Unemployment may be at 11.4% in LA County, pundits may mock the dysfunctional state budget system, but crime is still dropping from already historic lows in the City of Los Angeles.
According to statistics released by the LAPD yesterday, homicides are down a third compared to the first half of last year with violent crime down 6% and assaults down 8%.
It seems to be received wisdom - I'll call it pop criminology - that a spike in criminal activity always accompanies an economic crisis and a drop in employment. The recent movie "Public Enemies" milks this association most explicitly, and it may have been more true in the Depression. Overall, however, this is not the case in the U.S. these days and the numbers for property crime in LA also show a decrease: auto thefts fell 17% and property crime 7% overall compared to Jan. 1-June 30, 2008.
Obviously, the relationship between crime and economic hardship is more complex and requires critical thinking about a host of sociological factors to attempt to explain the causality of crime. But these numbers, and similar findings in other cities, should debunk the common assertion that economic downturns correlate with criminal resurgence.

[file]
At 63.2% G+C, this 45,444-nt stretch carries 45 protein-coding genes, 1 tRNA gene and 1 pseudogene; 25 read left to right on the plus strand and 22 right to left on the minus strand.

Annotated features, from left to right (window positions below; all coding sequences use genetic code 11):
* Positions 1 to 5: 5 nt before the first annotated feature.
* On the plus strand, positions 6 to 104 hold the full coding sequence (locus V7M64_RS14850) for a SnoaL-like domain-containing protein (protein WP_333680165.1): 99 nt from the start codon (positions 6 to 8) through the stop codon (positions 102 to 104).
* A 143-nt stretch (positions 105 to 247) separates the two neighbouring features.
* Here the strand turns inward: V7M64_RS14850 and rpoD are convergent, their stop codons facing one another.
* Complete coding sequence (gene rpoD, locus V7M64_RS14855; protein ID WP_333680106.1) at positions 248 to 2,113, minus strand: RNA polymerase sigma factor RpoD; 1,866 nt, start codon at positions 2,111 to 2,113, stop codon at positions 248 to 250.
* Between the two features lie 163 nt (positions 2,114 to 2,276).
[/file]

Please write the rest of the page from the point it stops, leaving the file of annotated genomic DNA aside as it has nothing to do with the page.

The forthcoming book, "When Brute Force Fails" by UCLA Professor Mark Kleiman is an important contribution to the subject which I look forward to reading. It should be read by pop criminologists and criminologists alike.
For those of you who have incredible interest in the subject, the LA Times Homicide Blog is an interesting resource. Increasingly, strapped papers like the L.A. Times (which recently discontinued its California section, merging it into the main section) are putting content like this on-line.